|Publication number||US5441397 A|
|Application number||US 08/251,187|
|Publication date||Aug 15, 1995|
|Filing date||May 31, 1994|
|Priority date||Jun 1, 1993|
|Also published as||DE4417203A1|
|Publication number||08251187, 251187, US 5441397 A, US 5441397A, US-A-5441397, US5441397 A, US5441397A|
|Inventors||Paul Eriksen, Jan-Ake Engstrand, Hans-Christer Moll, Mikael Persson, Jan-Agne Svensson|
|Original Assignee||Telefonaktiebolaget Lm Ericsson|
|Export Citation||BiBTeX, EndNote, RefMan|
|Patent Citations (9), Referenced by (18), Classifications (20), Legal Events (4)|
|External Links: USPTO, USPTO Assignment, Espacenet|
The present invention relates to a mould arrangement for moulding optodevices onto optical fibre ribbons, said mould comprising a plurality of plates which are intended to be inserted between the movable top plate and the stationary bottom plate, or counterpressure plate, of a transfer moulding press, and including an inlet channel, primary and secondary runners and an optodevice moulding cavity which is defined by two of said plates when brought together and through which the fibre ribbon extends.
It is known to mould optodevices or ferrules directly onto optical fibres by means of a so-called transfer moulding process. This process involves injecting moulding material, such as thermoplastic material or like material, into the mould cavity under high pressure. In this regard, it is essential that the fibre is positioned correctly in the mould. This normally presents no problem with regard to single optofibres having accurate tolerances, although problems do occur with optical fibre ribbons because of the large tolerances. There is therefore a danger that the fibres will be crushed in the tool when the fibre ribbon tolerance lies on a maximum value. In addition, fibre ribbons occur in different variants with different numbers of optical fibres, such as four, eight or twelve fibres. It is necessary to have access to a special tool for each type of ribbon or cable to be processed.
The object of the present invention is to avoid the problem encountered with different cable or ribbon tolerances and with different types of ribbon or cable having different numbers of optical fibres, by providing a mould which is adapted to both minimum and maximum ribbon tolerances, without risk of the fibres being crushed or squeezed to pieces and which can be readily adapted for different types of ribbon. This object has been achieved by providing the mould with exchangeable jaws and with resilient pads.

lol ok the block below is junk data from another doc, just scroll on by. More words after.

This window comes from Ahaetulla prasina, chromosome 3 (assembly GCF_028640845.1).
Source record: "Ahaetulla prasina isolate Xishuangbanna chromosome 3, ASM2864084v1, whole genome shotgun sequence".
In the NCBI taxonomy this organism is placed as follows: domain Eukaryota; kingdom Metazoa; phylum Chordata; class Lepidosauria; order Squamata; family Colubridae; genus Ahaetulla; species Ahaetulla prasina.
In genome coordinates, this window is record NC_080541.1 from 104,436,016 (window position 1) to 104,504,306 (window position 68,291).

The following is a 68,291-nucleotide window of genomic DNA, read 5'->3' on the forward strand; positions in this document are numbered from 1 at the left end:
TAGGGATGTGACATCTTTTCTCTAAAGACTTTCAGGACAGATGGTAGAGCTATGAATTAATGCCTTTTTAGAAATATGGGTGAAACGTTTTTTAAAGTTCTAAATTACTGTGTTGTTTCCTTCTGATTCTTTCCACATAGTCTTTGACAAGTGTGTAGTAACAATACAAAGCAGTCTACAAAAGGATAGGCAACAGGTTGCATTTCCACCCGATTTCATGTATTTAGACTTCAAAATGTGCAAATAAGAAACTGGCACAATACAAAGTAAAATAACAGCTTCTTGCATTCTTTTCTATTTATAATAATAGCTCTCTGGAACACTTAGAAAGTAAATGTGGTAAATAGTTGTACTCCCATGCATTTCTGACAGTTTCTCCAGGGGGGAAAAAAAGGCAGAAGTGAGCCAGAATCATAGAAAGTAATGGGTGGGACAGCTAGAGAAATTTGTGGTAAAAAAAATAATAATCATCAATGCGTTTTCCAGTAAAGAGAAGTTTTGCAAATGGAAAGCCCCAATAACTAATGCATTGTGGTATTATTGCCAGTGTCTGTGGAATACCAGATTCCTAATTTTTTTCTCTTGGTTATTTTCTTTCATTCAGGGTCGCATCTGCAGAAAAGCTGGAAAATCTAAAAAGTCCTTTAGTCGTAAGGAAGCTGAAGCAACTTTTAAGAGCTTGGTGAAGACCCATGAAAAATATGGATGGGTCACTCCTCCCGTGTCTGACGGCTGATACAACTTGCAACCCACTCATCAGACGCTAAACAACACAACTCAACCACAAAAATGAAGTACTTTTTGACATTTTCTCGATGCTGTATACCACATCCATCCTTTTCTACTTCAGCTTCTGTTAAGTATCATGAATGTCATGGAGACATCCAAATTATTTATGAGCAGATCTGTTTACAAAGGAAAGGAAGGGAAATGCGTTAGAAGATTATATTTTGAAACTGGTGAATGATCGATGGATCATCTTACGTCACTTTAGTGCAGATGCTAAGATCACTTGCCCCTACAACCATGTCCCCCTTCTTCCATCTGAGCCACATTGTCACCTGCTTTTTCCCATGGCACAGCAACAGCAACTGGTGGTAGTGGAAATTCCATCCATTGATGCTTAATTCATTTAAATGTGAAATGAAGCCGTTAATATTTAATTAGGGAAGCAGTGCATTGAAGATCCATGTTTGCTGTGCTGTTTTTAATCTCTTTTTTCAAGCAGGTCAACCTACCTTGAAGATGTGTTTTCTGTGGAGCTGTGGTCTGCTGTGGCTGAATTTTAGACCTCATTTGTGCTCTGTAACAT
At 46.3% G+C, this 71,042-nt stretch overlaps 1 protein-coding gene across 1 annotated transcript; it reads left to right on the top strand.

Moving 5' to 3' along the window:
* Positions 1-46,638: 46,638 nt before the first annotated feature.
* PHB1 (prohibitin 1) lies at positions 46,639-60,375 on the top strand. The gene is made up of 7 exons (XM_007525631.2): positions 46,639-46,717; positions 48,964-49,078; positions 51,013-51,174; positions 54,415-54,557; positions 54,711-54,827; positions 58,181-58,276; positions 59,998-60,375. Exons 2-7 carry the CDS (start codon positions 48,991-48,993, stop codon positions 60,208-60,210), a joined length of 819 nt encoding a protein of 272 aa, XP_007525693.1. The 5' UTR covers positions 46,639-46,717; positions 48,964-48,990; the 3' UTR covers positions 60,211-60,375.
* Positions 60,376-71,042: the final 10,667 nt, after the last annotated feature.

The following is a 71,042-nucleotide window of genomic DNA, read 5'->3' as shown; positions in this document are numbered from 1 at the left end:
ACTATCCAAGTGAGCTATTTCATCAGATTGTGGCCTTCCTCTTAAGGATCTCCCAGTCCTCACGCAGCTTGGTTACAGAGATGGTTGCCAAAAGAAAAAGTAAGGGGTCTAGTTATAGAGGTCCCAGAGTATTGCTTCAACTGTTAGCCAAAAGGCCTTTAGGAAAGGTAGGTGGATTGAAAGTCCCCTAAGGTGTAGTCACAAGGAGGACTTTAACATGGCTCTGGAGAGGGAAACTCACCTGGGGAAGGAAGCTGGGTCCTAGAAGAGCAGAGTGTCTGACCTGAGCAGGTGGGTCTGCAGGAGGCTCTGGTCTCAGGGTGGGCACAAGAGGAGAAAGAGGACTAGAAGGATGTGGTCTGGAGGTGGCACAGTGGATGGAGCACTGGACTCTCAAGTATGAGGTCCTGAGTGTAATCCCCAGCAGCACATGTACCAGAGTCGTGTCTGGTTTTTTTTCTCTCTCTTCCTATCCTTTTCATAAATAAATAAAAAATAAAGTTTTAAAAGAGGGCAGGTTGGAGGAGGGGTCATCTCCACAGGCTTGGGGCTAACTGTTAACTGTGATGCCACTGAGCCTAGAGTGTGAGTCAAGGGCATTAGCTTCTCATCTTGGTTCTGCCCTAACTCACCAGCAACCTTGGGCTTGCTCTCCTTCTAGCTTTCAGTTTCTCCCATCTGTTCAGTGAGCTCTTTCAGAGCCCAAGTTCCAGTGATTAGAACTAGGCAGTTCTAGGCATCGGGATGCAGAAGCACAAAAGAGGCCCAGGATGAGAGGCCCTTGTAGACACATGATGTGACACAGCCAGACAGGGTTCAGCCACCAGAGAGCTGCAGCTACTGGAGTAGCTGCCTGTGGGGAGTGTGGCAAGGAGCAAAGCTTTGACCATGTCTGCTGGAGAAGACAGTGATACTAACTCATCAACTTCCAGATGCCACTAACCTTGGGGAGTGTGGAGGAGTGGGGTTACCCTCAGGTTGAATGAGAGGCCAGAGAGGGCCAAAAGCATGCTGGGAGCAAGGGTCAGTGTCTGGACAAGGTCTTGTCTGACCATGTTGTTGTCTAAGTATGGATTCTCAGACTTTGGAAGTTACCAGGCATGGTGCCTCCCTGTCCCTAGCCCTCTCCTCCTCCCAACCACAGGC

The invention will now be described in more detail with reference to a preferred exemplifying embodiment thereof and also with reference to the accompanying drawings.
FIGS. 1a and 1b illustrate schematically an inventive mould from above and from one side.
FIG. 2 is a detailed side view of part of exchangeable ribbon-securing rear jaws.
FIG. 3a is a detailed view of part of the exchangeable upper front jaw from above and from one side.
FIG. 3b is a detailed view of part of the exchangeable lower front jaw from above and from one side.
The drawings illustrate schematically a mould for moulding an optodevice onto an optical fibre ribbon. Only those elements that are significant to the invention have been included in the drawings. For instance, those parts of the mould which include the necessary inlet channels, primary and secondary runners, etc., have not been shown. Furthermore, only one cavity has been shown, although in practice the mould will preferably include a plurality of mould cavities so that a plurality of optodevices can be moulded simultaneously onto a corresponding number of fibre ribbons.
The mould is preferably a modified plate mould constructed from a number of plates, of which the two plates which together define the optodevice moulding cavity have been shown in FIG. 1b. The two mould plates of the illustrated embodiment are mutually identical and as illustrated in FIGS. 1a and 1b comprise respectively a top plate 1 and a bottom plate 2, each being provided with a mould cavity 3. The plates 1 and 2 are provided with exchangeable back jaws 5 and 6 and exchangeable front jaws 7 and 8, which function to hold a fibre ribbon 4 positioned centrally through the combined cavities 3 during a moulding operation. The jaws 5, 6 and 7, 8 are exchangeable so as to enable the mould to be adapted to different fibre ribbons 4 containing, for instance, four, eight or twelve fibres. The back jaws 5 and 6 are constructed to take-up and hold during the moulding operation the optical fibres from which protective covering material has been removed, whereas the front jaws 7 and 8 are constructed correspondingly to take-up and hold the fibre ribbon 4 on which the protective covering is intact.